Edinburgh Book Festival Reviews
- Dame Muriel Spark

The Warmest of Welcomes
Dame Muriel Spark As Dame Muriel Spark walked sedately - (elegantly dressed in a coffee coloured trouser suit) - into the Main theatre at the Book Festival on Sunday morning, the audience unanimously and spontaneously began to applause. Without doubt, now aged 86, Dame Muriel is our greatest living Scottish writer and her admiring readers were sure to give the warmest of welcomes as a symbol of great respect. This very special Book Festival event - the first time Muriel Spark has attended - was particularly apposite in this 21st birthday year.

Presenter Alan Taylor first asked Dame Muriel to read a couple of extracts from her most famous novel, "The Prime of Miss Jean Brodie", closely based on her own schooldays at James Gillespies in Edinburgh. This could not have been a more perfect start and which delighted us all. To hear those immortal lines "If only you small girls would listen to me, I would make of you the crème de la crème," read by the author, was simply magical. Her voice is rich and resonant, reading slowly and with dramatic pace. In conversation she admitted that this classic modern novel was written in just six weeks. In response to a question from the audience about why the book is so popular and her best known, she replied, "Maggie Smith who played Jean Brodie in the film. Some people even think she wrote the book!"

Over the next hour we heard how she had wanted to be a poet as a young girl, writing her version of the Pied Piper of Hamelin, "an improvement on Robert Browning's poem." She described how she has always been an observer of people, listening to other people's conversations as a child, sitting in Edinburgh tearooms with her mother. She left Edinburgh aged 19 to get married, living in Rhodesia during the war years. Travel is vital for experience, she commented, to give a comparative outlook on life. Now living in Italy she has the space, peace and quiet to write where few people know her. On a typical day, she is writing at her desk in the morning, using the same pen and a favourite Thins bookseller notebook. "Inspiration is a blank page" she revealed "Concentration is the key with no noise, no distractions." Her latest novel is "The Finishing School" which delves into the life of Mary Queen of Scots and the murder of her servant Rizzio, an unsolved story she wished to explore. Her anecdotes, stories and nostalgic memories of Edinburgh and the Borders were told with a dry sense of humour and sharp wit. She does not see herself as an exile in Italy reiterating more than once "I consider Edinburgh as my home."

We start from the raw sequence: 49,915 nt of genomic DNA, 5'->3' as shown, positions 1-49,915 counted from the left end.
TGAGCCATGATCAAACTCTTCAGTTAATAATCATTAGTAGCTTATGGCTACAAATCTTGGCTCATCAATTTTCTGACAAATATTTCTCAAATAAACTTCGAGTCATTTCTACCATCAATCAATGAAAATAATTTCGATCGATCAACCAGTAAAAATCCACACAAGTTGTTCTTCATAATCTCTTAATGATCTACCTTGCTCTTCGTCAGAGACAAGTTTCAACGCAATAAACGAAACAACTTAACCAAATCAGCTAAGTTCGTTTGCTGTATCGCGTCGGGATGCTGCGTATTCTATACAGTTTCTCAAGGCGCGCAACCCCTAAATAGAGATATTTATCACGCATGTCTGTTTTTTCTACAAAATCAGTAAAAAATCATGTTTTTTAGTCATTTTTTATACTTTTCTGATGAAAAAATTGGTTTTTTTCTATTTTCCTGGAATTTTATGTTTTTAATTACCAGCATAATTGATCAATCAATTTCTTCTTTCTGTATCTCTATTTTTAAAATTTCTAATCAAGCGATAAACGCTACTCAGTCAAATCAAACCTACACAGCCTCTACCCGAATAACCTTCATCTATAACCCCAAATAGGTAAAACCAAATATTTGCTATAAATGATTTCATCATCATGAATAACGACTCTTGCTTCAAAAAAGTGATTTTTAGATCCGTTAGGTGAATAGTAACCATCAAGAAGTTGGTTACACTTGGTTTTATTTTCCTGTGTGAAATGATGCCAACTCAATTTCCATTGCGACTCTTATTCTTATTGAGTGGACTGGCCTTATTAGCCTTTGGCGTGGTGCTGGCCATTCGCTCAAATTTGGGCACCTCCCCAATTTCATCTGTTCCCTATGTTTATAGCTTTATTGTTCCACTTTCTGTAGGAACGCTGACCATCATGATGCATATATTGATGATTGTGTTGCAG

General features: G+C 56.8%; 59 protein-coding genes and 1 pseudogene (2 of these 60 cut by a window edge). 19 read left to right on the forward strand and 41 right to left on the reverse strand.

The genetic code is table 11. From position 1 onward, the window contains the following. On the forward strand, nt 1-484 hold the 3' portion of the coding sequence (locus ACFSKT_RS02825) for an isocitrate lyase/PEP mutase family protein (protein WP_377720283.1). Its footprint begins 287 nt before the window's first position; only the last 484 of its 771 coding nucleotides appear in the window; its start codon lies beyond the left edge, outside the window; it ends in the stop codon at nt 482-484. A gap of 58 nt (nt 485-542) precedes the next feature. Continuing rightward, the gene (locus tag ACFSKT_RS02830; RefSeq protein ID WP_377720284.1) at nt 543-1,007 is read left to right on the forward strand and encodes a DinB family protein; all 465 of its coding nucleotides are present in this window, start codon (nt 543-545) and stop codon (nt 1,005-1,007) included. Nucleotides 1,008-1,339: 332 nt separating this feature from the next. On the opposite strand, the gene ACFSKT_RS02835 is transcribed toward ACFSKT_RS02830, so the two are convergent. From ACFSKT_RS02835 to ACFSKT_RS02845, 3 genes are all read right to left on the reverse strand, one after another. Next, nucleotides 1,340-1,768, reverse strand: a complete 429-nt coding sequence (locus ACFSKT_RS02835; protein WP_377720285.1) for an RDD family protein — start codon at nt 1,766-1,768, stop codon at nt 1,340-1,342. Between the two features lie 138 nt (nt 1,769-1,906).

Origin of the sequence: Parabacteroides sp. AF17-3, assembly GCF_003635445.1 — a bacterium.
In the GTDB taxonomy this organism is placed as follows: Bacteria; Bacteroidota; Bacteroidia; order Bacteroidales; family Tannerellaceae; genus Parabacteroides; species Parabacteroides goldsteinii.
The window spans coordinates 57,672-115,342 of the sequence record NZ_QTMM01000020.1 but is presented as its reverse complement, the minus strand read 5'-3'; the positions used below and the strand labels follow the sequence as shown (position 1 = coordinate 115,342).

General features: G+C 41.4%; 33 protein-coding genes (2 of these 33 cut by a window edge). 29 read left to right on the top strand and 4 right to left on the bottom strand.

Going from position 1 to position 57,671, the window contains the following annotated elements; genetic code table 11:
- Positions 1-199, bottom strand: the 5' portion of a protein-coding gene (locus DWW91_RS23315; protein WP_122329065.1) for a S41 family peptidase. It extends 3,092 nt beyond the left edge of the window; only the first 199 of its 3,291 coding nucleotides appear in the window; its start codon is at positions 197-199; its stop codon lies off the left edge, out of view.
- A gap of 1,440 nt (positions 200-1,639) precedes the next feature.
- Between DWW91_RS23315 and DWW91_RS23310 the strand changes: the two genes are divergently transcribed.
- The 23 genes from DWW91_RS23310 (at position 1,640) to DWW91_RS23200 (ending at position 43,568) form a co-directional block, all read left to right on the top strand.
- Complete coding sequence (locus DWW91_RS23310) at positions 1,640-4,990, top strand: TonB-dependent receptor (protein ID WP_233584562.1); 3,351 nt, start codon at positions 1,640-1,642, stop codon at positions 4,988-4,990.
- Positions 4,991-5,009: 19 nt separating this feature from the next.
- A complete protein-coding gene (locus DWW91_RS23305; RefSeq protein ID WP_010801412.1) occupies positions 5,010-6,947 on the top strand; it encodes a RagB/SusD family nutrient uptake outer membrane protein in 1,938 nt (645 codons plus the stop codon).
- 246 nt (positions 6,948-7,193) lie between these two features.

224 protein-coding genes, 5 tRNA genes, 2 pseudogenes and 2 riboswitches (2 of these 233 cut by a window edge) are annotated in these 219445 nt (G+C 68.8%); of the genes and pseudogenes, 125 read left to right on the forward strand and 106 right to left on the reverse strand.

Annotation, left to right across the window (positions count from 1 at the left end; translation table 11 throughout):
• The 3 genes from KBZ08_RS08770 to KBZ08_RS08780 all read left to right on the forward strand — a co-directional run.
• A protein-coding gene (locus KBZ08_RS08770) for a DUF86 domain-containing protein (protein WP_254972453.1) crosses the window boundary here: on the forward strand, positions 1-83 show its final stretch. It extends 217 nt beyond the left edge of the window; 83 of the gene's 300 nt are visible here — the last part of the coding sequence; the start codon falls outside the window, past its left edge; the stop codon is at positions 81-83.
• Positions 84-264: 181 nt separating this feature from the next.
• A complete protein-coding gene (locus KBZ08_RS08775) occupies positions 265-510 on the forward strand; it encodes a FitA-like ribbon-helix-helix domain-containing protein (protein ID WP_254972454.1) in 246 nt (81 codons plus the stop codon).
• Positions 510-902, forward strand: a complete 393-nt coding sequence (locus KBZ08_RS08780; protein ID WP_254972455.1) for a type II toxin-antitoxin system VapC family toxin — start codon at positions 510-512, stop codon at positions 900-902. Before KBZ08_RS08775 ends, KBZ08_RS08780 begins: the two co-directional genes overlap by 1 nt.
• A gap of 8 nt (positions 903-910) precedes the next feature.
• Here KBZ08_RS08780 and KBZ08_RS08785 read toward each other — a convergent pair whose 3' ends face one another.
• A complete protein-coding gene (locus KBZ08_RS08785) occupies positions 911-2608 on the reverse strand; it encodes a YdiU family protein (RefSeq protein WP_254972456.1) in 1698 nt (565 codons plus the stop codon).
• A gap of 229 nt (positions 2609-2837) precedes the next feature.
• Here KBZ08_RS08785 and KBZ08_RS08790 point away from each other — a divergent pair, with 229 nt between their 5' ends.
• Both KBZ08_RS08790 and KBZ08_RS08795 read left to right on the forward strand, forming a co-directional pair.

In honour of her outstanding literary achievement, Dame Muriel was presented with the inaugural EIBF Enlightenment Award. This will be presented annually to a writer attending the Book Festival who has made a distinguished contribution to world literature and thought. Each year's award will be a unique artefact especially created for each winner. For Dame Muriel two carved bookends depicting the Georgian architecture of Charlotte Square were specially commissioned from artist Timothy Richards: the design represents her birthplace of Edinburgh and her writing life. Dame Muriel was genuinely moved and touched by the tribute and responded in her inimitable style - "I am very honoured and surprised. I shall now have to live up to it."

Vivien Devlin, August 2004

Return to Index of 2004 Fringe Reviews.

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